As the United States continues to be a melting pot for cultures around the world, Kansas is home to Native Americans, European immigrants and a diverse array of many other cultural heritages in the Mid-West. This unique cultural blend offers a plethora of arts, shopping, dining and historic sightseeing experiences across the big and small towns of Kansas.
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The People of the South Wind—the Kanza Indians—once inhabited the region now called Kansas. By 1846 thousands of American Indians representing 30 tribes had been forcibly resettled in Kansas. As western expansion pushed farther west in the latter half of the 19th century, many Indian nations were again forced to resettle, this time to Indian Territory, Oklahoma. However, four nations of the Iowa, Sac and Fox, Kickapoo, and Potawatomi refused to give up their reserves in the eastern half of Kansas and remain in the state today.
Through interactive exhibits, American Indians tell stories in their own words. Museums include quillwork, baskets, and other artwork of present day descendants of emigrant tribes. The Kaw Mission in Council Grove and the Shawnee Indian Methodist Mission in Fairway are also state historic sites. But some of the most exciting American Indian events are the colorful powwows. The Mid-America All-Indian Center Annual Intertribal Powwow in Wichita draws thousands of American Indian participants from across the nation. Every three years, Medicine Lodge hosts the Peace Treaty Pageant and Celebration to commemorate the 1867 treaty between the five Plains Tribes and the U.S. government. Along with re-enactments, the weekend also includes an Indian Heritage Village featuring ceremonials and handmade crafts. Powwows are also held in Topeka, Lawrence, and Mayetta.
After the Civil War, large numbers of European immigrants settled in Kansas, the largest being the Germans and Mennonites. The German heritage can be seen in the magnificent churches they built including St. Fidelis, known as the "Cathedral of the Plains" in Victoria, and St. Mary’s in St. Benedict. The Mennonites were key in the development of Kansas, introducing Turkey red hard winter wheat, which led to the state becoming one of the leading wheat producers in the nation. The Mennonite Heritage Museum in Goessel and the Kauffman Museum in North Newton are devoted to Mennonite history.
Wilson is known as the Czech Capital of Kansas because of the people that settled there. In 1868 the Union Pacific Railroad established the Wilson station. Six years later, Wilson became the home of the Czech Bohemians. Occasionally, one can meet citizens of Wilson who still know the native tongue.
Nestled in the Smoky Valley region of north central Kansas, the community of Lindsborg was settled in 1869 by nearly one hundred Swedish immigrant pioneers. They initially emigrated from Sunnemo and the surrounding parishes of Värmland Province in Sweden. With much anticipation, the first Lindsborg Swedes came to America, framtidslandet, their land of the future. A strict adherence to the Lutheran faith and an abiding love of music were at the center of their existence, although many of them in the early days were farmers. Many other of the Lindsborg founders were craftsmen, educators, musicians and people of many talents. Their passion for things cultural extends into the present day and is evidenced by the large percentage of fine artists, well-educated people and musicians who reside in Lindsborg, a community of approximately 3,200 individuals. Today, visitors can experience a special blend of history and culture in Lindsborg. Old World charm springs from rich Swedish heritage. Known as Little Sweden USA, Lindsborg has art galleries and studios, unique shopping and world-class chamber music—making it a special blend of history and culture set in the middle of Kansas wheat country.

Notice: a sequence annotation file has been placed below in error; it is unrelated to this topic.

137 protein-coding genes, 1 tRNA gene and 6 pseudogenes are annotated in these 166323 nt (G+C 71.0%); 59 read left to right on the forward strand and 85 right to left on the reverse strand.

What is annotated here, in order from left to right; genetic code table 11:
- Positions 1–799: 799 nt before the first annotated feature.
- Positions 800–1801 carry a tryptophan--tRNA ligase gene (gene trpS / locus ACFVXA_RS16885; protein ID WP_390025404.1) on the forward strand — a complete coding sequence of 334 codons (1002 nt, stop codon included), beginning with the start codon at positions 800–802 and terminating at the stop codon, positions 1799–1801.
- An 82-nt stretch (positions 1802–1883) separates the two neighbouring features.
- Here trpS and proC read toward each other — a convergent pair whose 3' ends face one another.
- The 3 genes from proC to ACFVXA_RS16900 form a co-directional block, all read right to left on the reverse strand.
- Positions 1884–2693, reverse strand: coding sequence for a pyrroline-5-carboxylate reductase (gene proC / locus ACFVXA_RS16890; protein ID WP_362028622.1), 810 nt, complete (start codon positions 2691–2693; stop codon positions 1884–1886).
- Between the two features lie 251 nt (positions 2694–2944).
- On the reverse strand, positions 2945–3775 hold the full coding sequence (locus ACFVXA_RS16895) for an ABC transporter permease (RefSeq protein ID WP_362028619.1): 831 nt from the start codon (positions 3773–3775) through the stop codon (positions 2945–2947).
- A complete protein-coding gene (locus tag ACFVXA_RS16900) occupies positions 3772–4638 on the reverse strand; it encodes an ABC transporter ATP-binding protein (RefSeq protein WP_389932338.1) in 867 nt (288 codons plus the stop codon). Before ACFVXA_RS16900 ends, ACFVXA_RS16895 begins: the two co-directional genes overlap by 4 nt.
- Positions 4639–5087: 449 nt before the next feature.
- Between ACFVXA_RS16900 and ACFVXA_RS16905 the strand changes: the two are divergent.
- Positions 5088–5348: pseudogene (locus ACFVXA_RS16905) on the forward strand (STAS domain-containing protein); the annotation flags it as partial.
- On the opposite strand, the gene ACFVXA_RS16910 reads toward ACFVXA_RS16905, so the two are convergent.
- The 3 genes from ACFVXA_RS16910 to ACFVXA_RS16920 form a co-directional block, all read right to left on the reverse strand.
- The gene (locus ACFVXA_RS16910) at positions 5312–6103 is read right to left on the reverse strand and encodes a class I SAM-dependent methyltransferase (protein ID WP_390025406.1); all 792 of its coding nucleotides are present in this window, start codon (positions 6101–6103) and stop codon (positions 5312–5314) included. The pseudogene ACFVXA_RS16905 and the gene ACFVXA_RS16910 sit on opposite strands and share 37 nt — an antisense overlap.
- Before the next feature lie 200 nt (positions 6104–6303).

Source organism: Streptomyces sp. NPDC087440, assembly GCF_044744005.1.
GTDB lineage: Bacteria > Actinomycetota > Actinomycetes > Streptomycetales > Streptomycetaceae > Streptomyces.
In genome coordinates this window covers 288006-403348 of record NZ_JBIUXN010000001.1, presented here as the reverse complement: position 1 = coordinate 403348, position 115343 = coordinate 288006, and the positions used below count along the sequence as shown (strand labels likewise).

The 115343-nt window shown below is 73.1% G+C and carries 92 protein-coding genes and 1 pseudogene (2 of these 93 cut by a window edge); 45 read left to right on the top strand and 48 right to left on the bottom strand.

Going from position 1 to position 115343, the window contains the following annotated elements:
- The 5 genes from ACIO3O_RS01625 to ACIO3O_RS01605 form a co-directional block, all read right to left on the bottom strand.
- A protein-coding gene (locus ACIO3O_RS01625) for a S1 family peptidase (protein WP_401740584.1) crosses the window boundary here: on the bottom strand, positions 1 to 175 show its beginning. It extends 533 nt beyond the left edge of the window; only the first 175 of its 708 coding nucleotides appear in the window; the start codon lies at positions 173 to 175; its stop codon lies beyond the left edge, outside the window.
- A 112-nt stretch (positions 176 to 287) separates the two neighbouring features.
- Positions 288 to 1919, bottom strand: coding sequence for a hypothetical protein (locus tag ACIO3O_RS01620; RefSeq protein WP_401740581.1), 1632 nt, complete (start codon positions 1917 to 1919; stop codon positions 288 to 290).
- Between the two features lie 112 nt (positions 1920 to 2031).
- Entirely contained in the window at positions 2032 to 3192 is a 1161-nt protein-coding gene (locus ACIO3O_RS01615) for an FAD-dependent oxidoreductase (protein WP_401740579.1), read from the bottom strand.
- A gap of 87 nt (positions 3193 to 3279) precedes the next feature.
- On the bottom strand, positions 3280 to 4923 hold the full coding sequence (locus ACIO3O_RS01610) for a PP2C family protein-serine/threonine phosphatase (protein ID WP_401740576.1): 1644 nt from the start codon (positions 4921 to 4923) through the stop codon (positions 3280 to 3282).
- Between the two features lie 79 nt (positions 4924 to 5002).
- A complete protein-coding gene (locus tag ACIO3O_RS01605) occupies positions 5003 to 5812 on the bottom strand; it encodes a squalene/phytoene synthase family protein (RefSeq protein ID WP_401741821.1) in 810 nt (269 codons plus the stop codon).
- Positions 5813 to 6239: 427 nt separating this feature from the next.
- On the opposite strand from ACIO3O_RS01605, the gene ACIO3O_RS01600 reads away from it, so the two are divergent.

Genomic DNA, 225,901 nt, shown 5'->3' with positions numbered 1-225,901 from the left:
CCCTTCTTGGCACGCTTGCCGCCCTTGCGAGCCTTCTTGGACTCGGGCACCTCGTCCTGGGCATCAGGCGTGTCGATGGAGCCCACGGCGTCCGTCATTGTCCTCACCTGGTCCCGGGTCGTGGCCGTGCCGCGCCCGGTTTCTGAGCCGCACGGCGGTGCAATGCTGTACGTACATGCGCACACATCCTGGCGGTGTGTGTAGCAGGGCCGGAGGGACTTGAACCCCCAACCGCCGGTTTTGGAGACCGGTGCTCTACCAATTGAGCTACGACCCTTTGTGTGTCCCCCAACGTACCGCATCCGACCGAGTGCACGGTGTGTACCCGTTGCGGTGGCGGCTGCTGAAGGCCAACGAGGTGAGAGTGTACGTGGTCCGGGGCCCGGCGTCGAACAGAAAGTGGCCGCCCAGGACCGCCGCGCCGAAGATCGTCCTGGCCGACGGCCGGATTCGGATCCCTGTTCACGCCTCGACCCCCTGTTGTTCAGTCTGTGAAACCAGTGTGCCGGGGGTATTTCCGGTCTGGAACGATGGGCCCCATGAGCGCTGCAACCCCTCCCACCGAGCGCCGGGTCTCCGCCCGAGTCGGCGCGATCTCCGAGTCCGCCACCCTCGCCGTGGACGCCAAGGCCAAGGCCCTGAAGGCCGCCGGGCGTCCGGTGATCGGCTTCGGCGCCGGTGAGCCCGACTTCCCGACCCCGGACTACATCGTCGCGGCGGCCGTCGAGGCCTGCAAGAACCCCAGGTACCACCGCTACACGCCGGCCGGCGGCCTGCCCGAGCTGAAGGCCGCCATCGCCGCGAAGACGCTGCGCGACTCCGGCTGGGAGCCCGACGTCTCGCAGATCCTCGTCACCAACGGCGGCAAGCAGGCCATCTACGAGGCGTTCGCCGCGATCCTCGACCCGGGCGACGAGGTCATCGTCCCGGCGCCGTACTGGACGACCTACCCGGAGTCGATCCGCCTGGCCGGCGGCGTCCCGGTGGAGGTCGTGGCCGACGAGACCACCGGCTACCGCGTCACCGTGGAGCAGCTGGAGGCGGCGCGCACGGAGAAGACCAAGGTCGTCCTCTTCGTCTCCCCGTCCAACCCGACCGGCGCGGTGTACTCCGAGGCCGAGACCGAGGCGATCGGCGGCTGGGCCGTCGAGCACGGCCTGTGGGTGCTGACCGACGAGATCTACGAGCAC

The African American heritage in the state of Kansas began before the Civil War and lives on today in many historic attractions and museums. Visitors can tour the places where the course of history was changed and learn about the people who changed it. In the mid-1800s, the Adair family helped famed abolitionist John Brown hide escaped slaves traveling the Underground Railroad. The Adair cabin near Osawatomie still stands and serves as the John Brown Museum State Historic Site. Lawrence also has several Underground Railroad sites in the city, including Fire Station No. 4, which was once Joel Grover’s stone barn used to organize small groups of runaway slaves for their next move further west.
After the Civil War, freed slaves established all-black communities around the country. Nicodemus, established in 1877, is the only remaining all-black town west of the Mississippi River and is now a National Historic Site. Nicodemus’ Township Hall serves as the visitor’s center, where people can learn more about this historic site. The Nicodemus Emancipation Celebration each July includes Buffalo Soldier re-enactors and African American cuisine and entertainment.